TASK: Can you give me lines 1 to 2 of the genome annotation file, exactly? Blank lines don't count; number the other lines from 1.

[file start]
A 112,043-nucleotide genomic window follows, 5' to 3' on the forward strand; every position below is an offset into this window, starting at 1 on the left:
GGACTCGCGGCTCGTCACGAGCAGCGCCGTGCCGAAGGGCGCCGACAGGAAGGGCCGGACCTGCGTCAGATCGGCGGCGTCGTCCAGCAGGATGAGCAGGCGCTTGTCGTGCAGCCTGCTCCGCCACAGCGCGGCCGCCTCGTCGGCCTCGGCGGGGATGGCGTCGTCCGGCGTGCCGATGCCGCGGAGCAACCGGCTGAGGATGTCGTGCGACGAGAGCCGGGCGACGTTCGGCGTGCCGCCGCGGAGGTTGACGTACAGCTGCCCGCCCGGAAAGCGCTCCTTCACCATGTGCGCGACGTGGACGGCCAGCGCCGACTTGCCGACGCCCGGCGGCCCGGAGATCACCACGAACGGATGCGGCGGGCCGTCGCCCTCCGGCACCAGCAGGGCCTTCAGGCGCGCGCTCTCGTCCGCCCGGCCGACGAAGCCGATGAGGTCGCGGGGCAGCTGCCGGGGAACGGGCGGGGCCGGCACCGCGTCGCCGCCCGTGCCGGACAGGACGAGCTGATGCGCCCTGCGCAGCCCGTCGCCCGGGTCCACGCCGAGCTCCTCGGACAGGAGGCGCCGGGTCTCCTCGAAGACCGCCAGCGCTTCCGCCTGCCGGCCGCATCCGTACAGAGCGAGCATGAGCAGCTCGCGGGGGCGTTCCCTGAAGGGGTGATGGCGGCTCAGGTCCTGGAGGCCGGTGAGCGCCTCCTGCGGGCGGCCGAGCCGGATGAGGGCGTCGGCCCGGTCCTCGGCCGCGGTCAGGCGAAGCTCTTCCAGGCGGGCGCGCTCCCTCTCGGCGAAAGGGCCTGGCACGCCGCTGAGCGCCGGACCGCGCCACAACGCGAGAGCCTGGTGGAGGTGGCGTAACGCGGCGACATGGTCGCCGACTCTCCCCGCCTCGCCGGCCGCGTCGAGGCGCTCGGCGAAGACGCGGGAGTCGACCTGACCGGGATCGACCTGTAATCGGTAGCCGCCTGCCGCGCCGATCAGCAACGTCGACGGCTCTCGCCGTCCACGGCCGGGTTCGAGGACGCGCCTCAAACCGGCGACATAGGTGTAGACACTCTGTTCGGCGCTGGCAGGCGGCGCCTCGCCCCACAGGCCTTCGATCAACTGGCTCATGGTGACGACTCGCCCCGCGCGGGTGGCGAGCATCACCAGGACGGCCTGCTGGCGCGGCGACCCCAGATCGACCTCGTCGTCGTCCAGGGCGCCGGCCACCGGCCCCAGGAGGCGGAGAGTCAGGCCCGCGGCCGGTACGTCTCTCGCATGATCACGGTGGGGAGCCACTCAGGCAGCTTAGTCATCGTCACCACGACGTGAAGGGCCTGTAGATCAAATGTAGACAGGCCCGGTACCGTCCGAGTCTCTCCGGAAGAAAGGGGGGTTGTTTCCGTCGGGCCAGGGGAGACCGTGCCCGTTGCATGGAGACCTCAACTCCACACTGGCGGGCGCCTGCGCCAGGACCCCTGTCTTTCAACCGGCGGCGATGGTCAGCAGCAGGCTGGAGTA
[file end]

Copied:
A 112,043-nucleotide genomic window follows, 5' to 3' on the forward strand; every position below is an offset into this window, starting at 1 on the left:
GGACTCGCGGCTCGTCACGAGCAGCGCCGTGCCGAAGGGCGCCGACAGGAAGGGCCGGACCTGCGTCAGATCGGCGGCGTCGTCCAGCAGGATGAGCAGGCGCTTGTCGTGCAGCCTGCTCCGCCACAGCGCGGCCGCCTCGTCGGCCTCGGCGGGGATGGCGTCGTCCGGCGTGCCGATGCCGCGGAGCAACCGGCTGAGGATGTCGTGCGACGAGAGCCGGGCGACGTTCGGCGTGCCGCCGCGGAGGTTGACGTACAGCTGCCCGCCCGGAAAGCGCTCCTTCACCATGTGCGCGACGTGGACGGCCAGCGCCGACTTGCCGACGCCCGGCGGCCCGGAGATCACCACGAACGGATGCGGCGGGCCGTCGCCCTCCGGCACCAGCAGGGCCTTCAGGCGCGCGCTCTCGTCCGCCCGGCCGACGAAGCCGATGAGGTCGCGGGGCAGCTGCCGGGGAACGGGCGGGGCCGGCACCGCGTCGCCGCCCGTGCCGGACAGGACGAGCTGATGCGCCCTGCGCAGCCCGTCGCCCGGGTCCACGCCGAGCTCCTCGGACAGGAGGCGCCGGGTCTCCTCGAAGACCGCCAGCGCTTCCGCCTGCCGGCCGCATCCGTACAGAGCGAGCATGAGCAGCTCGCGGGGGCGTTCCCTGAAGGGGTGATGGCGGCTCAGGTCCTGGAGGCCGGTGAGCGCCTCCTGCGGGCGGCCGAGCCGGATGAGGGCGTCGGCCCGGTCCTCGGCCGCGGTCAGGCGAAGCTCTTCCAGGCGGGCGCGCTCCCTCTCGGCGAAAGGGCCTGGCACGCCGCTGAGCGCCGGACCGCGCCACAACGCGAGAGCCTGGTGGAGGTGGCGTAACGCGGCGACATGGTCGCCGACTCTCCCCGCCTCGCCGGCCGCGTCGAGGCGCTCGGCGAAGACGCGGGAGTCGACCTGACCGGGATCGACCTGTAATCGGTAGCCGCCTGCCGCGCCGATCAGCAACGTCGACGGCTCTCGCCGTCCACGGCCGGGTTCGAGGACGCGCCTCAAACCGGCGACATAGGTGTAGACACTCTGTTCGGCGCTGGCAGGCGGCGCCTCGCCCCACAGGCCTTCGATCAACTGGCTCATGGTGACGACTCGCCCCGCGCGGGTGGCGAGCATCACCAGGACGGCCTGCTGGCGCGGCGACCCCAGATCGACCTCGTCGTCGTCCAGGGCGCCGGCCACCGGCCCCAGGAGGCGGAGAGTCAGGCCCGCGGCCGGTACGTCTCTCGCATGATCACGGTGGGGAGCCACTCAGGCAGCTTAGTCATCGTCACCACGACGTGAAGGGCCTGTAGATCAAATGTAGACAGGCCCGGTACCGTCCGAGTCTCTCCGGAAGAAAGGGGGGTTGTTTCCGTCGGGCCAGGGGAGACCGTGCCCGTTGCATGGAGACCTCAACTCCACACTGGCGGGCGCCTGCGCCAGGACCCCTGTCTTTCAACCGGCGGCGATGGTCAGCAGCAGGCTGGAGTA